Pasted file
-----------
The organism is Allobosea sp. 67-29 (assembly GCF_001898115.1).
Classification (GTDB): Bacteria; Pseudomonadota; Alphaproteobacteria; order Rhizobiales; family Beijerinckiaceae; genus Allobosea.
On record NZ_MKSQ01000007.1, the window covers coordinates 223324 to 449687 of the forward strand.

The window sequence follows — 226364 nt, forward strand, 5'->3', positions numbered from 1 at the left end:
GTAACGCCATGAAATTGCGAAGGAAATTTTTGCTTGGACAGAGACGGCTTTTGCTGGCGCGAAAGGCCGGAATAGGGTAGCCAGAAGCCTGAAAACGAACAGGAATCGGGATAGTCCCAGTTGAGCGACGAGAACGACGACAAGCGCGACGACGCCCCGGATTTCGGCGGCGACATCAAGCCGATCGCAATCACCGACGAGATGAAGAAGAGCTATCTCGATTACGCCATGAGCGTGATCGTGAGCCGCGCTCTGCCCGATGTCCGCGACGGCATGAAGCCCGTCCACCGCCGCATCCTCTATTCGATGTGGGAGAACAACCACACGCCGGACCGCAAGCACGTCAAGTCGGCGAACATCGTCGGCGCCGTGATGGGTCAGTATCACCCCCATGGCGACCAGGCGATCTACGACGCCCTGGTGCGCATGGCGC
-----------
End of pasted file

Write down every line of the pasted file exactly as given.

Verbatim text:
The organism is Allobosea sp. 67-29 (assembly GCF_001898115.1).
Classification (GTDB): Bacteria; Pseudomonadota; Alphaproteobacteria; order Rhizobiales; family Beijerinckiaceae; genus Allobosea.
On record NZ_MKSQ01000007.1, the window covers coordinates 223324 to 449687 of the forward strand.

The window sequence follows — 226364 nt, forward strand, 5'->3', positions numbered from 1 at the left end:
GTAACGCCATGAAATTGCGAAGGAAATTTTTGCTTGGACAGAGACGGCTTTTGCTGGCGCGAAAGGCCGGAATAGGGTAGCCAGAAGCCTGAAAACGAACAGGAATCGGGATAGTCCCAGTTGAGCGACGAGAACGACGACAAGCGCGACGACGCCCCGGATTTCGGCGGCGACATCAAGCCGATCGCAATCACCGACGAGATGAAGAAGAGCTATCTCGATTACGCCATGAGCGTGATCGTGAGCCGCGCTCTGCCCGATGTCCGCGACGGCATGAAGCCCGTCCACCGCCGCATCCTCTATTCGATGTGGGAGAACAACCACACGCCGGACCGCAAGCACGTCAAGTCGGCGAACATCGTCGGCGCCGTGATGGGTCAGTATCACCCCCATGGCGACCAGGCGATCTACGACGCCCTGGTGCGCATGGCGC